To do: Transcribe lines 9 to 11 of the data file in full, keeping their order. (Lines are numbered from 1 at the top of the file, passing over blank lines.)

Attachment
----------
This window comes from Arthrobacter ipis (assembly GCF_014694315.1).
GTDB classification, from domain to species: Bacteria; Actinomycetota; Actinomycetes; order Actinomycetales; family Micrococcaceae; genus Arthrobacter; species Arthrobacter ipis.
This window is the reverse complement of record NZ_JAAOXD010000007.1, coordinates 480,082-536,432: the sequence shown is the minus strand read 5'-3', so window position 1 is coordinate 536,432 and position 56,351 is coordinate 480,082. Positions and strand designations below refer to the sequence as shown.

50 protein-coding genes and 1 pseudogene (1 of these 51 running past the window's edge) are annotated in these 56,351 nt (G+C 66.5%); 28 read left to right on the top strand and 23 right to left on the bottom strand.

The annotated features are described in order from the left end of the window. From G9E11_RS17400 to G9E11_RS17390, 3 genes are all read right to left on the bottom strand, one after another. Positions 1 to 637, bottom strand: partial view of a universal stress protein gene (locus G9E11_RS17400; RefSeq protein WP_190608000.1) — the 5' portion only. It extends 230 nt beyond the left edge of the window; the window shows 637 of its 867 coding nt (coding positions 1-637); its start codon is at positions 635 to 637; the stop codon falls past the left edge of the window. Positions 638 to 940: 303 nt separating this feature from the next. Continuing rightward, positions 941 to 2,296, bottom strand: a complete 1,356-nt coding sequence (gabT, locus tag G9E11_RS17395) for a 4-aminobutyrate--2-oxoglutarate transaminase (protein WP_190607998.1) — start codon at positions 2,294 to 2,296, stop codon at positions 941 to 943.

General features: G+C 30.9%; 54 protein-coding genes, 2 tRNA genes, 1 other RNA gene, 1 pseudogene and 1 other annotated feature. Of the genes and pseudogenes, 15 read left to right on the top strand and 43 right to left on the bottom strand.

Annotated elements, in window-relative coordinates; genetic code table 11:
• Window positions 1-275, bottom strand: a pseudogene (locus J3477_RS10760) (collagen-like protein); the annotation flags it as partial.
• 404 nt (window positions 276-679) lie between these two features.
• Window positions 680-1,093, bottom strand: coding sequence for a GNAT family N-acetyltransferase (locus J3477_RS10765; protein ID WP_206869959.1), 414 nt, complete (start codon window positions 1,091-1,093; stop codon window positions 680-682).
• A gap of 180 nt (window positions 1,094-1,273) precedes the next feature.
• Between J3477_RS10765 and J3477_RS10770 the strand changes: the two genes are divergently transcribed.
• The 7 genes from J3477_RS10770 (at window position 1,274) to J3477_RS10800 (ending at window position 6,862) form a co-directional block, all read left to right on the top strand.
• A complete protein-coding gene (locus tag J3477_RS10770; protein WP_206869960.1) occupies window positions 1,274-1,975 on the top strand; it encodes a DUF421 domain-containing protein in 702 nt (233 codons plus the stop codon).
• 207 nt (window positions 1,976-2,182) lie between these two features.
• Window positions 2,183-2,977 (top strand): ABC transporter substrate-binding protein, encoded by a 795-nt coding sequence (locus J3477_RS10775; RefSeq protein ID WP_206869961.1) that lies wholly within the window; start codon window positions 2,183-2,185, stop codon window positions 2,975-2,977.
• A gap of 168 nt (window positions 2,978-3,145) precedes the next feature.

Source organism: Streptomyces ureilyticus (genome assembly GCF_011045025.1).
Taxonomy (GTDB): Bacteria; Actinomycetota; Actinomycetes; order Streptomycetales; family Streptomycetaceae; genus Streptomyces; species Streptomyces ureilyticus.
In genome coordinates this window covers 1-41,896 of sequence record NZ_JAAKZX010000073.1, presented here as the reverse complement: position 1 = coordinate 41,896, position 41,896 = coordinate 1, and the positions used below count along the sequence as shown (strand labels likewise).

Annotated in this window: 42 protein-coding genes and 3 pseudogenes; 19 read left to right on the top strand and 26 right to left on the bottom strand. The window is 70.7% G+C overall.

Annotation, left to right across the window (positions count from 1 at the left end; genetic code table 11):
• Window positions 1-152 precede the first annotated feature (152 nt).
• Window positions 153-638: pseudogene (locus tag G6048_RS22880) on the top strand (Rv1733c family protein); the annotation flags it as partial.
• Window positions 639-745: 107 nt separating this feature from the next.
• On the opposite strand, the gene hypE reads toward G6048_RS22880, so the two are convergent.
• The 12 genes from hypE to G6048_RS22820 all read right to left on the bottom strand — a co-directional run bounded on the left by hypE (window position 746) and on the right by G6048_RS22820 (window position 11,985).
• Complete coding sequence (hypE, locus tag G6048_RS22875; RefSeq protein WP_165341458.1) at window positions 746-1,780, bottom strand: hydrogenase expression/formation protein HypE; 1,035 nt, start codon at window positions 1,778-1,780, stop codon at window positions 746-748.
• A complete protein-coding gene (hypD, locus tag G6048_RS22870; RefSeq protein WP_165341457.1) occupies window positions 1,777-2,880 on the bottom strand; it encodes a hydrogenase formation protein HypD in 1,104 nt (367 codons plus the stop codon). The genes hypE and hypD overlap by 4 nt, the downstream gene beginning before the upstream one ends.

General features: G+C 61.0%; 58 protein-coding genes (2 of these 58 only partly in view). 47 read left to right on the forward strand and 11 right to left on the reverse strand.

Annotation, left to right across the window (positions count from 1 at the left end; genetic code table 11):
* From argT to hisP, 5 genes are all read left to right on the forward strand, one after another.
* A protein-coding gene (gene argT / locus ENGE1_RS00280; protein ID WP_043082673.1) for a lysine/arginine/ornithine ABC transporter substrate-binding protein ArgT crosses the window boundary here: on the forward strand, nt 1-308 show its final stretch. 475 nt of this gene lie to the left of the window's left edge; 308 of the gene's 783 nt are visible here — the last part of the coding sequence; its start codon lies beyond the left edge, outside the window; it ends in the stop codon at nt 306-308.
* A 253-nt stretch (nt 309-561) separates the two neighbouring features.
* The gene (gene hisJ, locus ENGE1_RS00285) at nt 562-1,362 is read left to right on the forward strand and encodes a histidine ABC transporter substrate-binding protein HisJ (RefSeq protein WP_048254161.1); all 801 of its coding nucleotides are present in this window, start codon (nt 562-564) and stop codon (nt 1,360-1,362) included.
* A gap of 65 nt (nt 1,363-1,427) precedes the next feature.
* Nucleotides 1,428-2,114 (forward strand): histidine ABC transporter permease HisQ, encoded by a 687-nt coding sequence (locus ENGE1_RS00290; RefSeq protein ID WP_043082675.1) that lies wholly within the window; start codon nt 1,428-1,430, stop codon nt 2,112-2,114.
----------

• 404 nt (window positions 276-679) lie between these two features.
• Window positions 680-1,093, bottom strand: coding sequence for a GNAT family N-acetyltransferase (locus J3477_RS10765; protein ID WP_206869959.1), 414 nt, complete (start codon window positions 1,091-1,093; stop codon window positions 680-682).
• A gap of 180 nt (window positions 1,094-1,273) precedes the next feature.